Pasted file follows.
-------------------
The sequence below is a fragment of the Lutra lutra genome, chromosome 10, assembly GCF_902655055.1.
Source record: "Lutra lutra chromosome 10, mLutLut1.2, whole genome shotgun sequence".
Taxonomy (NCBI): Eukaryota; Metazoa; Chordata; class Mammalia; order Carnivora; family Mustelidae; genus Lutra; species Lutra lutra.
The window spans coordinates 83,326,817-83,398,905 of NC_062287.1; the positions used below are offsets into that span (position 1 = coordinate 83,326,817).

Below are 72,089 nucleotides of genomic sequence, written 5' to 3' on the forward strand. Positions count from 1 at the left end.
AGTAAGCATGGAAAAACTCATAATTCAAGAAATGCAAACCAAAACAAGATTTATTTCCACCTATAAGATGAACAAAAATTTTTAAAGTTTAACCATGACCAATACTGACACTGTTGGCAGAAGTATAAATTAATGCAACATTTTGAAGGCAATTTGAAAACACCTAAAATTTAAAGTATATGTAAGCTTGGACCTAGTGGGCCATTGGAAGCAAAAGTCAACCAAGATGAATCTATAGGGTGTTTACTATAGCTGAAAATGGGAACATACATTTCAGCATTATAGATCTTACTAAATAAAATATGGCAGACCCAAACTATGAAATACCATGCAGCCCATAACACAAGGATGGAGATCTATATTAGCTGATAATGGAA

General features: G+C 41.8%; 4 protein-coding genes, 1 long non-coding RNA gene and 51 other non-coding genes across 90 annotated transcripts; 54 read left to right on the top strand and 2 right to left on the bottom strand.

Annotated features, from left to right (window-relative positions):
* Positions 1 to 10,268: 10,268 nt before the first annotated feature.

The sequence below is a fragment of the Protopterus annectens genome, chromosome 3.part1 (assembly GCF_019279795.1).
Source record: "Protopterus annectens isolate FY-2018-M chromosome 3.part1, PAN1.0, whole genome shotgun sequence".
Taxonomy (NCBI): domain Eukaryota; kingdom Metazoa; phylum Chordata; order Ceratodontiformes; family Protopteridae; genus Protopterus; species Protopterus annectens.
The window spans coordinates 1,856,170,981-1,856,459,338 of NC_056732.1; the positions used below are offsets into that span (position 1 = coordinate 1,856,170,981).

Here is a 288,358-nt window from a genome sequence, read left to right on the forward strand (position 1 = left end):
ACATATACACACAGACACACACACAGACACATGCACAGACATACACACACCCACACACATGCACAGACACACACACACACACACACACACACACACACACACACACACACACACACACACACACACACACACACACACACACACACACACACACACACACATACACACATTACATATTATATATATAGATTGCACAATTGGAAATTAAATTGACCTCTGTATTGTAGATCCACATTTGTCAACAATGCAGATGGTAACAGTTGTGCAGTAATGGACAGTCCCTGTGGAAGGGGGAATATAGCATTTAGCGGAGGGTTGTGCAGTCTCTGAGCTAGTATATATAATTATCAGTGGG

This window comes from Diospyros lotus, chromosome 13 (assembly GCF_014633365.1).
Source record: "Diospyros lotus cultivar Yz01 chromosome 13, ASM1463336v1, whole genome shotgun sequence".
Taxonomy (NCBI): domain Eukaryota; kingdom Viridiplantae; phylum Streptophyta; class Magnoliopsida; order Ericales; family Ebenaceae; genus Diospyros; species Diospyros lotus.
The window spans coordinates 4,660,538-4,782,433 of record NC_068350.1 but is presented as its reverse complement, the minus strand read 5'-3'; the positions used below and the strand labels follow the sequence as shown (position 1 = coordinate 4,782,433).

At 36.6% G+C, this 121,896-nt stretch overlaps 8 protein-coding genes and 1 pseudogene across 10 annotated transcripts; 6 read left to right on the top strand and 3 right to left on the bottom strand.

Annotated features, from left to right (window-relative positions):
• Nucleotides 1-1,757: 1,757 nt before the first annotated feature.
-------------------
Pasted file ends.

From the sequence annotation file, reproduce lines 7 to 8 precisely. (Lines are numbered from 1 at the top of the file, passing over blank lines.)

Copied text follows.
General features: G+C 41.8%; 4 protein-coding genes, 1 long non-coding RNA gene and 51 other non-coding genes across 90 annotated transcripts; 54 read left to right on the top strand and 2 right to left on the bottom strand.

Annotated features, from left to right (window-relative positions):